Redartifice: Hello and welcome once again to Duel Shock, where I and a doubles partner look at a current topic in gaming. This time, we’re looking at a very current topic: the next generation of games! Joining me this time is the grand master of HYPE, NotoriousR. We’re starting this discussion in the week of E3, and in fact the day after the Sony conference which certainly wowed me. This week has also held the Xbox One presentation, which received mixed reviews, and the Nintendo Direct conference, which showed quite a few games but played it fairly safe (more Mario Kart, more Smash Brothers). NotoriousR, now we’ve seen all three big players, what caught your attention?
NotoriousR: So to start off, I don’t own a Nintendo console and don’t have a childhood associated with them. Consequently, the Wii U and 3DS don’t really capture my attention, so I haven’t watched the Nintendo Direct Conference.
In terms of Microsoft’s E3 Showing: Only Quantum Break has me vaguely interested. The new Insomniac shooter was announced with a CG trailer and looks very colourful and fun, but after Overstrike and a few lackluster Ratchet and Clank games, I’m not exploding with hype. Yet. Titanfall didn’t really capture my attention, I’m not exactly overly fond of run-and-gun multiplayer shooters (normally because I’m terrible). Finally, Metal Gear Solid V looked *stunning* but that’s also a cross-gen-multiplat game. So overall, I have no compelling reason to be interested in the Xbone.
Sony’s E3 conference started out crap with the obligatory “Buy a vita! We can also do television!” but then they got into the gamessssss. Really, really loving the indie focus PS4 is building up. I’m sure a lot of these indie games will be on Steam, but I prefer playing games on a console where I can sit back on my couch and relax. So I am super hyped for Transistor (Bastion was my 2011 GOTY), and keen for many other games like Octodad and Rain. Beyond Two Souls is something I’m also really excited for. What about you?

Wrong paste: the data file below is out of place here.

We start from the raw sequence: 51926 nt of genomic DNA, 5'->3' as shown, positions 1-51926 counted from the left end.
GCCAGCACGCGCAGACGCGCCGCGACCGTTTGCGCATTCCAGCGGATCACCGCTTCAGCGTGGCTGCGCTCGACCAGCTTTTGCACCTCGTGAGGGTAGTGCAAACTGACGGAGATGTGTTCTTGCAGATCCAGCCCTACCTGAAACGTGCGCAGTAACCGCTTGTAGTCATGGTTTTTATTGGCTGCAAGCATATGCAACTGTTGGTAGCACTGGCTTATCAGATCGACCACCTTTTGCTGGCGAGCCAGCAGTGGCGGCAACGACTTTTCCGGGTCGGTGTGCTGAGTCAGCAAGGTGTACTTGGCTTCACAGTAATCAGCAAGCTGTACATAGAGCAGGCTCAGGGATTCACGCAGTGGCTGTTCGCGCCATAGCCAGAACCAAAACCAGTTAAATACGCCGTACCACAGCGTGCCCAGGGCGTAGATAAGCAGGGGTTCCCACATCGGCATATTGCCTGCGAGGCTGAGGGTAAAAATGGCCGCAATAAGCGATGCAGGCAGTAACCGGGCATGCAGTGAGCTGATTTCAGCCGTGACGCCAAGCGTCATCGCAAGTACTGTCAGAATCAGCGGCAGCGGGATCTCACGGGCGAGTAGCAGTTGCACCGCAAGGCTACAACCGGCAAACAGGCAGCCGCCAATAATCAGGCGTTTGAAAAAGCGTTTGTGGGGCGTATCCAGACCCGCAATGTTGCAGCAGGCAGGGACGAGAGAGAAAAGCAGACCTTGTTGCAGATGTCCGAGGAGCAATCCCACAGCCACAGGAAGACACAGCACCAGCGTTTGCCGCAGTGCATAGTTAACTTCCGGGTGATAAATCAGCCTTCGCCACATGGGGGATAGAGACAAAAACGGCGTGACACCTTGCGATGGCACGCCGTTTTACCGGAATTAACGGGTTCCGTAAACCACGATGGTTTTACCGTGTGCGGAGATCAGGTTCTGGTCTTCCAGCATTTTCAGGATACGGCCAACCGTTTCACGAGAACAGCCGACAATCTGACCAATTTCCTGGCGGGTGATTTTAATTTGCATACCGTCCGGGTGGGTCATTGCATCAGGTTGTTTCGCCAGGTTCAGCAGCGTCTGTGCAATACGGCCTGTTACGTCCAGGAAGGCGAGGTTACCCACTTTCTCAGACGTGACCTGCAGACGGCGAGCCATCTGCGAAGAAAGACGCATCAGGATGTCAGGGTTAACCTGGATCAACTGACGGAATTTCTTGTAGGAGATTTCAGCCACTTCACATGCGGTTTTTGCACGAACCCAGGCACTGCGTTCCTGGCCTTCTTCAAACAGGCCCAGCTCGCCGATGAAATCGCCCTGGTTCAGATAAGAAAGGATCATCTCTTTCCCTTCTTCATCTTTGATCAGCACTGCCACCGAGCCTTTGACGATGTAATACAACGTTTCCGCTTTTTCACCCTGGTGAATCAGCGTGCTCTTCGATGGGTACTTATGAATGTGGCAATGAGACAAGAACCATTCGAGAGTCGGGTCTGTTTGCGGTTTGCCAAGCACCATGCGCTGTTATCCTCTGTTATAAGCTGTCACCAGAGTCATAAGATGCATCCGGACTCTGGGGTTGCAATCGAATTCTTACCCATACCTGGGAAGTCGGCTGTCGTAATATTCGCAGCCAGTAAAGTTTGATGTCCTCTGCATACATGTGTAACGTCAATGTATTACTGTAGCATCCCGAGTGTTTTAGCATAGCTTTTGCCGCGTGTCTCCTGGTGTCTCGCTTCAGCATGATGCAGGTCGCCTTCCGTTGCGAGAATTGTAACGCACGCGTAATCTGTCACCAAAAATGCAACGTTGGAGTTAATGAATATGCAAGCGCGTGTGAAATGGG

Redartifice: I watched a couple of the trailers from the Nintendo Direct conference, and the feel I kind of got was of them playing it pretty safe. I reckon at this point, Nintendo have a base and they play to it- people who will buy Smash Bros and Mario Kart each generation. Cool, I guess, and the series have iterated and improved, but nothing super-revolutionary. That said, the idea of a hand-held Smash Bros game is pretty cool, I just wonder why Nintendo didn’t do it a generation ago!
Microsoft were always going to have a tough time with the internet being geared against them the way it is, but I thought they did squib it a bit. There were some good points (Quantum Break is conceptually pretty interesting) and the media side of it could be pretty cool, but there was nothing that really got my attention.
Apart from Metal Gear Solid V, but that was always going to.
I think Sony had a really good showing- they managed to show off some cool new games and put indies front and centre as a point of difference. The last few years, Sony has really focused on pushing indie games and it is nice to see smaller titles so prominent. That said, I imagine there’s a good commercial reason for it- with so many big titles now cross-platform, being able to outlay a relatively small amount of money to get indie exclusives will keep people on the platform.